The plurality of openings on the inferior side of the upper can include two alternate openings at a plurality of different positions. The two alternate openings can be offset by a distance corresponding to a change in one standard width size and configured for receiving the plurality of fasteners, whereby the girth of the upper can be selected at the plurality of positions during assembly. Alternately, the plurality of openings on the inferior side of the upper can include three alternate openings at a plurality of different positions, each of the three alternate openings being offset by a distance corresponding to a change in one standard width size and configured for receiving the plurality of fasteners, whereby the girth of the upper can be selected at the plurality of positions during assembly.

For any given foot shape and standard size foot length, the lasting board can be made in different standard size foot widths. In the American sizing system, foot length can vary by ⅓ inch per standard size, and foot width will vary by ¼ inch per standard size, but other sizing systems can be used. The lasting board can also include a plurality of alternate openings at a plurality of different positions. The plurality of openings can be offset by a distance corresponding to a change in one standard width size and configured for receiving the plurality of fasteners, whereby the girth of the upper can be selected at the plurality of positions during assembly. Further, when a lasting board consists of two or more parts, an anterior element and a posterior element, e.g., a spring element including an anterior spring element and a posterior spring element, a plurality of openings can be included in the anterior spring element and posterior spring element which can be offset by a distance corresponding to a change in one half or one whole standard length size and the two parts can be affixed in functional relation with the use of fasteners or other conventional means to provide a desired size length.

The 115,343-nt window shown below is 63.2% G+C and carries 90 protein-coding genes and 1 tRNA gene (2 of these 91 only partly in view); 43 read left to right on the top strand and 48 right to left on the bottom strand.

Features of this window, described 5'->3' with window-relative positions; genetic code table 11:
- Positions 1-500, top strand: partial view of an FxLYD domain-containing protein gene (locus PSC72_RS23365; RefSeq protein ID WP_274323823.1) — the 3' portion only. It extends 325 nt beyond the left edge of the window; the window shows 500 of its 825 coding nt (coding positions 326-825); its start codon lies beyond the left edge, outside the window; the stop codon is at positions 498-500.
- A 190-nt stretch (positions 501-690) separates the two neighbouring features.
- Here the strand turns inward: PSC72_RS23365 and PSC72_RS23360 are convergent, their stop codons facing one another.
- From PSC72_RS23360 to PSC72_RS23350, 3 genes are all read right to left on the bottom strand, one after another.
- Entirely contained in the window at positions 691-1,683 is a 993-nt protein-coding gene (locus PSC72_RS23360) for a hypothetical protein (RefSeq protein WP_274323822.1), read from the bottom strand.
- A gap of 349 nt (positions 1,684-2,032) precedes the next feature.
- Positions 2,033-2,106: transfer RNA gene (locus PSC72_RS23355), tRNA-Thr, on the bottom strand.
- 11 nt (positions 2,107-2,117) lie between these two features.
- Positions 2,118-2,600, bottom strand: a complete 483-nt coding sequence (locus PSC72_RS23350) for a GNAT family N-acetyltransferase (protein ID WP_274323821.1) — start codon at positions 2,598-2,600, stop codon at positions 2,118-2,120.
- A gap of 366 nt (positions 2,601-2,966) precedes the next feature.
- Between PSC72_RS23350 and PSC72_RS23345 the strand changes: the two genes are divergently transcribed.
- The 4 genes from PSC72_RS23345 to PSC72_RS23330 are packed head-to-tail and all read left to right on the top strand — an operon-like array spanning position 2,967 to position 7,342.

The present invention also teaches a method of conducting business including making and selling an article of footwear including the following steps:

a) Collecting data relating to a wearer's preferences and the anatomical features and measurements of the wearer's foot, and initiating or completing a financial transaction, thus selling an article of footwear;

b) Creating information and intelligence for making an article of footwear for the wearer;

c) Providing the information and intelligence to a physical location at which the article of footwear can be made;

d) Selecting a foot length;

e) Selecting a last bottom configuration;

f) Selecting a foot width;

g) Selecting girth dimensions at a plurality of positions;

h) Selecting an upper, sole, and lasting board, which can be removably affixed together in functional relation to provide the foot length, last bottom configuration, foot width, and girth dimensions at the plurality of positions;

i) Removably affixing the upper, sole, and lasting board in functional relation with the use of mechanical engagement means, and completing the manufacture of the article of footwear; and,

j) Causing the article of footwear to be delivered to a designated address.